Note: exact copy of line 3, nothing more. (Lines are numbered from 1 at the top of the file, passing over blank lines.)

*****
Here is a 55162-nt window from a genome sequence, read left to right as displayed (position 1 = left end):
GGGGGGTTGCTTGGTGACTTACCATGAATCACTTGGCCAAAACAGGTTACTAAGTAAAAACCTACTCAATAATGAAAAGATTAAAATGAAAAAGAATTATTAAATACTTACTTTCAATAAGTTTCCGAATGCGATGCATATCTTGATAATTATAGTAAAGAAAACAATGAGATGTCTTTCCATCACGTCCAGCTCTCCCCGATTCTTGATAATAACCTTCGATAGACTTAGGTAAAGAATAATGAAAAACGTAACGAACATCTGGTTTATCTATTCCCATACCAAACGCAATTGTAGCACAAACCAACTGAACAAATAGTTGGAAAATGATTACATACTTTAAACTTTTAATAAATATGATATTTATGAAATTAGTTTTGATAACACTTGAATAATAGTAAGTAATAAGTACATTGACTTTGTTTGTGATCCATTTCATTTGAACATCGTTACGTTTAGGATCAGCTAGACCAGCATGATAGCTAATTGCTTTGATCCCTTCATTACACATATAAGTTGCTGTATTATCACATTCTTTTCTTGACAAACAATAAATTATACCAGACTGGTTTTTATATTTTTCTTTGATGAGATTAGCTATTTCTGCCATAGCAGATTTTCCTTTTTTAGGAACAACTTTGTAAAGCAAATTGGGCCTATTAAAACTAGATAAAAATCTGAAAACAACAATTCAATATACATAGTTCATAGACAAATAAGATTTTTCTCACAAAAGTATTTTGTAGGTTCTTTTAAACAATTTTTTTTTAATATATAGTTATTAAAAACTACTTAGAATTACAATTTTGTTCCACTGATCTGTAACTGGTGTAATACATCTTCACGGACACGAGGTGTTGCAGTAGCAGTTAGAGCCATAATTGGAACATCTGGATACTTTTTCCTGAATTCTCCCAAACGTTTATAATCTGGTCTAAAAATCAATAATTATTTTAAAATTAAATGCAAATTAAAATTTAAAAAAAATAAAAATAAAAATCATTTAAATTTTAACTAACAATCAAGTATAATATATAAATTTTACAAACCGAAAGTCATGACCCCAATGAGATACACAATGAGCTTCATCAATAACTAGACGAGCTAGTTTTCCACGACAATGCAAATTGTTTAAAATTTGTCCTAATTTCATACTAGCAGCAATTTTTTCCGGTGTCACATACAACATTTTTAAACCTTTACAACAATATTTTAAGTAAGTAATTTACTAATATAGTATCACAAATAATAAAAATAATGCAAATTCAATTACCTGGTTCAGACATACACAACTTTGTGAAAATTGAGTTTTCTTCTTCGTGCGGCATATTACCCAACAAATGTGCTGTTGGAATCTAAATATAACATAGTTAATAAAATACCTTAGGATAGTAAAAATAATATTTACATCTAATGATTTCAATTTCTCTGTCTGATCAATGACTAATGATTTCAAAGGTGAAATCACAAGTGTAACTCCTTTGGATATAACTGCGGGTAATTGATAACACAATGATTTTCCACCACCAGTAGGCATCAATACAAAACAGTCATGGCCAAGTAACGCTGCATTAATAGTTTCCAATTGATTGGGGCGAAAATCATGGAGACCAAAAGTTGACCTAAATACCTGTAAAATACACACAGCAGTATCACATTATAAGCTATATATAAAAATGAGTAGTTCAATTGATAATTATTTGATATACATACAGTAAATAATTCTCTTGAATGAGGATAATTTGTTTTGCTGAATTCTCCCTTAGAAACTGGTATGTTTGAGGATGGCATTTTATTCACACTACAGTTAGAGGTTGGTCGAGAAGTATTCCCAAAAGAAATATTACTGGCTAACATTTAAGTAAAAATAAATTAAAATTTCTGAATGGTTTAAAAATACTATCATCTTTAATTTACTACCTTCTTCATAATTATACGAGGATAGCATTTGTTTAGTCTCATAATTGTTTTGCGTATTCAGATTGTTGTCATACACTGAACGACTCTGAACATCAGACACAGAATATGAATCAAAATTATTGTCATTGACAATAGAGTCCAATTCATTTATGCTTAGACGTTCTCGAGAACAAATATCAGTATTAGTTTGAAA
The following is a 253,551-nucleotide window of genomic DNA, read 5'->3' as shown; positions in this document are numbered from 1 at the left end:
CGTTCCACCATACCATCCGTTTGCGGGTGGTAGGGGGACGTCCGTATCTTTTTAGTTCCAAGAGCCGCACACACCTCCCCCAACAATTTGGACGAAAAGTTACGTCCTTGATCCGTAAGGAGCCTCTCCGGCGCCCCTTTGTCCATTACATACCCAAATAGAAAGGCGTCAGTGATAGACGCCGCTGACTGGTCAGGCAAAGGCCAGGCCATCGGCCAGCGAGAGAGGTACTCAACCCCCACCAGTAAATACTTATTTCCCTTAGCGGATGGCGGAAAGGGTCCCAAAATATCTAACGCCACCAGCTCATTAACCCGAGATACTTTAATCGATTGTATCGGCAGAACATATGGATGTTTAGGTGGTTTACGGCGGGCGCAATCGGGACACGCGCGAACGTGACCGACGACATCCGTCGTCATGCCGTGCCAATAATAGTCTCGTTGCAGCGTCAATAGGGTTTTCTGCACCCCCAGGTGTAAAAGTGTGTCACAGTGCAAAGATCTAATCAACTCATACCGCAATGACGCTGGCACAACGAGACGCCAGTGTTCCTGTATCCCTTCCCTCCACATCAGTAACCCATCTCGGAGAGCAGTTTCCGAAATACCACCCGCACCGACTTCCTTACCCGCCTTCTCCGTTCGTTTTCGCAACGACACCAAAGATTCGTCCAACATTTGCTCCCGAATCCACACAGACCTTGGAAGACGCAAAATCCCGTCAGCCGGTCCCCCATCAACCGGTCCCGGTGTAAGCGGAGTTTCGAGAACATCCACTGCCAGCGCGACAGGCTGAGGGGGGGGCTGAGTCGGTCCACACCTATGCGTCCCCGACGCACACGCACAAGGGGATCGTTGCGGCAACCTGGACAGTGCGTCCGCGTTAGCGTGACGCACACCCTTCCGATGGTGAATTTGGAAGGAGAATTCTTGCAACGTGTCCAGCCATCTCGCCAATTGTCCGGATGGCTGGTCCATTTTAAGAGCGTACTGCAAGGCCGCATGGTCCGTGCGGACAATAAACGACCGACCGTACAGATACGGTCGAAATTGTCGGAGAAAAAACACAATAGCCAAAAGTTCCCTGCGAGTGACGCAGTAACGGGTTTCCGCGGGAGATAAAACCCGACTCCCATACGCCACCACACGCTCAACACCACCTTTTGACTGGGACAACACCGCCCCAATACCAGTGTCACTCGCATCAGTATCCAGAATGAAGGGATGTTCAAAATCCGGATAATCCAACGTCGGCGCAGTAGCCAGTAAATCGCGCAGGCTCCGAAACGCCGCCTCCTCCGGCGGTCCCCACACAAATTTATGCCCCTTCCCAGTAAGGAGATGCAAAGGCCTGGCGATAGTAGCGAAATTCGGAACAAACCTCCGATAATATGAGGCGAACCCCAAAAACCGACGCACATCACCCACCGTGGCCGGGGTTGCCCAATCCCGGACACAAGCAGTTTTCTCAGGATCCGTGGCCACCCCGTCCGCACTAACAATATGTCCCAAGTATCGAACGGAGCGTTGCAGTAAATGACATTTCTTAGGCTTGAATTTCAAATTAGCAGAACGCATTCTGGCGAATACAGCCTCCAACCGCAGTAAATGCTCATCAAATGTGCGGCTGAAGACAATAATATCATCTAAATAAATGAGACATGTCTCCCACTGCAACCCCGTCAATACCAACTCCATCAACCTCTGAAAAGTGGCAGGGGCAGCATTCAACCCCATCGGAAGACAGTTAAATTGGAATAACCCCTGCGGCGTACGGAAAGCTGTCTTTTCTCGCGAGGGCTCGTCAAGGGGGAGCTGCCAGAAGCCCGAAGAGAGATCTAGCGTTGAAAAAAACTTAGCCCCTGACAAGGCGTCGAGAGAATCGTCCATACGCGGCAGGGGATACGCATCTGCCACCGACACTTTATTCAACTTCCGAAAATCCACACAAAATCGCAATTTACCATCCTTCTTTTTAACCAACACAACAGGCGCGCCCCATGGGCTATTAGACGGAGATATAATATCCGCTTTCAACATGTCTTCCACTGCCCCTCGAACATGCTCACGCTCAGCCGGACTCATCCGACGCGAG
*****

The following is a 253,551-nucleotide window of genomic DNA, read 5'->3' as shown; positions in this document are numbered from 1 at the left end: